Stop clicking on wacky conspiracy theory posts

Don’t read this post – it’s about conspiracy theories. Advice from New Statesman:

new study has been released by the Proceedings of the National Academy of Sciences (PNAS) analysing how prevalent the sharing of misinformaton (otherwise known as bullshit) is spread online using social media. The authors of the study, led by Michela Del Vicario of the IMT Institute in Lucca, Italy, looked at the speed and spread of Facebook posts and whether clusters of users formed around particular sets of posts.

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The posts were organised into three categories: science news, conspiracy theories, and trolls. Science stories were general news stories informing readers of new research developments. Conspiracy theories posts used “controversial, alternative information” without proper or reliable supporting information. Troll-related posts were those written to intentionally humiliate someone using false information and sarcasm.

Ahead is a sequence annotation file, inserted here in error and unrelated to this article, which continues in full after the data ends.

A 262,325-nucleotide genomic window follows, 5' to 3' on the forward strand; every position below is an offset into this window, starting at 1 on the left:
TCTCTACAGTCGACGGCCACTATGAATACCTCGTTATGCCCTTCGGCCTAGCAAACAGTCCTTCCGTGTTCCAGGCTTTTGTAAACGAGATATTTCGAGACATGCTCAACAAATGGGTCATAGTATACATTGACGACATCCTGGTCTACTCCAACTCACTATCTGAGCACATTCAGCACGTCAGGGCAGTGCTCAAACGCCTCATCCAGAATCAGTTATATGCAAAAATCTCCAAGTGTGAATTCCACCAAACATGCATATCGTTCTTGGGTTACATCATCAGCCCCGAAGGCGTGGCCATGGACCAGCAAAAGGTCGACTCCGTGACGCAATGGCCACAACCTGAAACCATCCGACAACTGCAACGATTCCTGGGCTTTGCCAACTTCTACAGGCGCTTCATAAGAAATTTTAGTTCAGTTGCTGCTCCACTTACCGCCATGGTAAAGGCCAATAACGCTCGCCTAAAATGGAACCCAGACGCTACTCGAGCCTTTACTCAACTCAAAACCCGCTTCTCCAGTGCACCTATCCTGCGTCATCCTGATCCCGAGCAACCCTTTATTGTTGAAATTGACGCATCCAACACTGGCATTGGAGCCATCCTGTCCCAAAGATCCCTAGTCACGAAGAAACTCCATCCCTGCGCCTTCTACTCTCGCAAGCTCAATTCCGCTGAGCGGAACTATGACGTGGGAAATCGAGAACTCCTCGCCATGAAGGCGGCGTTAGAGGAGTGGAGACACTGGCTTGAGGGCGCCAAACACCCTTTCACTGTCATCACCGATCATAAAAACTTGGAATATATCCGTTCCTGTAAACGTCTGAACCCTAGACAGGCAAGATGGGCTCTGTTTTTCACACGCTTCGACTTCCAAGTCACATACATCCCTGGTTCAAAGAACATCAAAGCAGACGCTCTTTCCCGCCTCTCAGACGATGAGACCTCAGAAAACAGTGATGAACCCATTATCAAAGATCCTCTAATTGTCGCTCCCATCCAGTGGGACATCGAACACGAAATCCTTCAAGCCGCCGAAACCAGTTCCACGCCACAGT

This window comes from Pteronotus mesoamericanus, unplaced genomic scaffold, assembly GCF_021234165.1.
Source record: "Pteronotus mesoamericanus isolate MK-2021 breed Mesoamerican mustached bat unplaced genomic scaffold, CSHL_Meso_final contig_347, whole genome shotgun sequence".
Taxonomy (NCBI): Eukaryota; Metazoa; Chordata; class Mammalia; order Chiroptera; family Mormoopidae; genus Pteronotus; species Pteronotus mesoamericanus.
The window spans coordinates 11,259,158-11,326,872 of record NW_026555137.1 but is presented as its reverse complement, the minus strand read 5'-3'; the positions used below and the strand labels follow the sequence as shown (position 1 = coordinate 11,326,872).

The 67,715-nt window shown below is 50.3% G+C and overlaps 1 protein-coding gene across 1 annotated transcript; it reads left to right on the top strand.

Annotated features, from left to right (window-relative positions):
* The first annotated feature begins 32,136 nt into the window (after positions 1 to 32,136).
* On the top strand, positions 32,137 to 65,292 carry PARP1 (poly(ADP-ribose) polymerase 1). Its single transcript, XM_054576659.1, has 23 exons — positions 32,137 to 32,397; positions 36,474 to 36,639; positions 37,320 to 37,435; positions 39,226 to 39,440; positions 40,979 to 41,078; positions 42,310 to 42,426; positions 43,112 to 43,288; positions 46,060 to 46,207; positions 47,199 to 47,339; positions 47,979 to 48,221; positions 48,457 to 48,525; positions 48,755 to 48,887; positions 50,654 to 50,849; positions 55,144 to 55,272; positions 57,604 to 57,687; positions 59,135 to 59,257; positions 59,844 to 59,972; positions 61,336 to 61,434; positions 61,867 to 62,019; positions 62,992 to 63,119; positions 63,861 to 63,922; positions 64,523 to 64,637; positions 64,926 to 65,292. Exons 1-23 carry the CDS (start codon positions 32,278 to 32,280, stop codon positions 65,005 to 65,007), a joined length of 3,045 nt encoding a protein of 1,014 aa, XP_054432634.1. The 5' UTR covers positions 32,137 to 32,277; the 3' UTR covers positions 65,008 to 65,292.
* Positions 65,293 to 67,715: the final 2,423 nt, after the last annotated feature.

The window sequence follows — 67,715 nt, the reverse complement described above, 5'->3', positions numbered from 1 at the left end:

Sadly, science news posts had smaller cascade sizes (bursts of life) when shared compared with conspiracy theories and troll-related posts. The researchers found a positive correlation between the speed and amount conspiracy theories were shared, and the overall lifetime they had as posts of significant interest.

The scarier findings in the study were the lack of overall connection between users, the paper stating, “contents tend to circulate only inside the echo chamber”. It’s quite clear that our hyper-personalised and self-indulgent use of news apps and “feeds” is a poor way of opening our minds – unless it’s a conspiracy theory, of course. However, the scientists found science news was shared with a wider audience quicker than conspiracy theories were…

[continues at New Statesman]

majestic

Majestic is gadfly emeritus.

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